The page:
In reviewing the Complainant’s contentions in this case, the Panel draws the reasonable inference that the Complainant did not license or otherwise authorize the Respondent’s use of the Complainant’s mark in any manner, and so concludes that the Complainant has made the requisite minimal showing to establish its prima facie case on this matter.
The Respondent’s ability to rebut said prima facie case is, to say the least, severely hampered by its failure to file a Response. The Panel finds nothing otherwise in the record to suggest that the Respondent, or a company it owns, is commonly known by the disputed domain name, so the rationale supporting a legitimate interest in a domain name, as cited in Policy paragraph 4(c)(ii), does not help the Respondent. Moreover, the Respondent fails to meet the criteria set forth in paragraphs 4(c)(i) and 4(c)(iii) that might demonstrate its rights and legitimate interests in the disputed domain name, since the Respondent’s use of the name to sell products that are similar to (if more shoddy than) those offered by the Complainant – as alleged by the Complainant and accepted by the Panel – does not conform to the requirements of those paragraphs. See Option One Mortgage Corporation v. Option One Lending, WIPO Case No. D2004-1052 (“Respondent’s use of a confusingly similar Domain Name on a website offering for sale overlapping products and services is neither a bona fide offering of goods or services nor a legitimate non-commercial or fair use pursuant to the Policy.”); and Reed Elsevier Properties Inc. and Reed Elsevier Inc. v. Weekly Publishers, NAF Case No. FA151536. Thus, the Respondent has not met its burden to rebut Complainant’s prima facie case showing.
Accordingly, the Panel concludes that the Complainant has proved that the Respondent has no rights or legitimate interests in the disputed domain name.
C. Registered and Used in Bad Faith
Pursuant to the Policy, it is up to the Complainant to show that the Respondent acted in bad faith in registering and using the disputed domain name. Among other ways in which the Complainant might meet this burden, the Policy suggests a circumstance in paragraph 4(b)(iv), which if found to be true by the Panel, would sustain a finding by the Panel in the Complainant’s favor on this issue:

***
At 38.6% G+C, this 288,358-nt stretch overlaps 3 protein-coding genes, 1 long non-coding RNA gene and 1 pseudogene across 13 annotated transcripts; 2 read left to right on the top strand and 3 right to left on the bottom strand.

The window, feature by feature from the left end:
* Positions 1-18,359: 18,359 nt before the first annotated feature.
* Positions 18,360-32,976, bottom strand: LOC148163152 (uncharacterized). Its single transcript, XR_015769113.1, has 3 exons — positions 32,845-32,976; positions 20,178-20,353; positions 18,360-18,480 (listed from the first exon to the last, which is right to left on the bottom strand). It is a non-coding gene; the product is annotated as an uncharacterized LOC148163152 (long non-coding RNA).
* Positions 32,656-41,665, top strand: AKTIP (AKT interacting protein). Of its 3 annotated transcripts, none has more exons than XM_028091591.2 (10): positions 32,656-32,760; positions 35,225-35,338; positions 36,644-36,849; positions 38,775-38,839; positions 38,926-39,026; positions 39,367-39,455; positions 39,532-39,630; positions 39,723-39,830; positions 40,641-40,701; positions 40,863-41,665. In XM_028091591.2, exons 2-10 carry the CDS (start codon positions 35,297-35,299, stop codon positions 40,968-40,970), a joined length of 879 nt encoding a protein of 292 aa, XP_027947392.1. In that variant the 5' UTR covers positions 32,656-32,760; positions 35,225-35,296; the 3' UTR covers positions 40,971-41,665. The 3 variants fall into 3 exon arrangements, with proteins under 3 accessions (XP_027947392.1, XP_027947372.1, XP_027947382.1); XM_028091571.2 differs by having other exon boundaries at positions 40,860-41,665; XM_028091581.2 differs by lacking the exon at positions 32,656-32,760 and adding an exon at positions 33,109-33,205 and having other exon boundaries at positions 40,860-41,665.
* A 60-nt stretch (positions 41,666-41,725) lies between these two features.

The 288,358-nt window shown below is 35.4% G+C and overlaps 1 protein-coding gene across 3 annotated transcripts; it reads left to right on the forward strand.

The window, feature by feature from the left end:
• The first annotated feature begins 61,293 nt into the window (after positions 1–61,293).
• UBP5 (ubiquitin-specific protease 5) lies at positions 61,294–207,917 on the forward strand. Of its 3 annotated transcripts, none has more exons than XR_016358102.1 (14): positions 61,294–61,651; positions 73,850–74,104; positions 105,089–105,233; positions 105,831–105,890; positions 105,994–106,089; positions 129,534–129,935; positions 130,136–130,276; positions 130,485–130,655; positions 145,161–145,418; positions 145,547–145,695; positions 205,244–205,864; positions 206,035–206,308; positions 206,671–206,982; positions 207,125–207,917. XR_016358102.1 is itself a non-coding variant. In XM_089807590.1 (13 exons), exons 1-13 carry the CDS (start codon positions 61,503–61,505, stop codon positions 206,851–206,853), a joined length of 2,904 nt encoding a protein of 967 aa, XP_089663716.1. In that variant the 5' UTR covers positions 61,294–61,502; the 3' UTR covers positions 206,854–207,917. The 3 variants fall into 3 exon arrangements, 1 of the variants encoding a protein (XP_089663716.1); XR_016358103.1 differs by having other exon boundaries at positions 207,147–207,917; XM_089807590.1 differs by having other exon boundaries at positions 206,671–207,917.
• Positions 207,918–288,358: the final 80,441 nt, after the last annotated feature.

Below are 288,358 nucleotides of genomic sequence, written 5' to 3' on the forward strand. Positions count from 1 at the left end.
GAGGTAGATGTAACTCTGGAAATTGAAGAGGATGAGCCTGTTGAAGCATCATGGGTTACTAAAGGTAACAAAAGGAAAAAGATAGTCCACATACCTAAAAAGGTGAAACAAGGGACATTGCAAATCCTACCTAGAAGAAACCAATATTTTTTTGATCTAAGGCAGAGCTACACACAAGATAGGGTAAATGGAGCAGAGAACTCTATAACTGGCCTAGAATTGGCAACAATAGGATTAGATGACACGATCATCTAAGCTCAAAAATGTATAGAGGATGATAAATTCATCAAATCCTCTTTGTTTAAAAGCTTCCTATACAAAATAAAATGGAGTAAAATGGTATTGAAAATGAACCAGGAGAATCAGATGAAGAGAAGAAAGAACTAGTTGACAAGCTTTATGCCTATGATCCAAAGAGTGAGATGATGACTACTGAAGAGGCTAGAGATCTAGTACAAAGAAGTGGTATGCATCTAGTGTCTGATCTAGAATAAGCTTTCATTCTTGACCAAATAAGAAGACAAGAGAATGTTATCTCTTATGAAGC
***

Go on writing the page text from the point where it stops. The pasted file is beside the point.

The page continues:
by using the domain name, you have intentionally attempted to attract, for commercial gain, Internet users to your web site or other on-line location, by creating a likelihood of confusion with the complainant’s mark as to the source, sponsorship, affiliation, or endorsement of your web site or location or of a product or service on your web site or location.
The Complainant has shown that the Respondent is using the disputed domain name to intentionally market, for commercial gain, products that are “knock-offs” of luxury items that the Complainant might offer through its web site. Since that domain name is confusingly similar to the Complainant’s mark, Internet user confusion would naturally arise concerning the Complainant’s involvement, whether as to source, sponsorship, affiliation or endorsement, with the Respondent’s enterprise. Therefore, the Panel finds that the Respondent’s conduct falls squarely within the parameters set forth in paragraph 4(b)(iv). See for example G.D. Searle & Co. v. Celebrex Drugstore, NAF Case No. FA123933; and Kmart of Michigan, Inc. v. Azra Khan, NAF Case No. FA127708.
As reasoned above, the Panel rules that the Complainant has proved that the Respondent registered and is using the disputed domain name in bad faith.
For all the foregoing reasons, in accordance with paragraphs 4(i) of the Policy and 15 of the Rules, the Panel orders that the domain name, <bazarchik.com>, be transferred to the Complainant.
Dennis A. Foster
Dated: August 4, 2008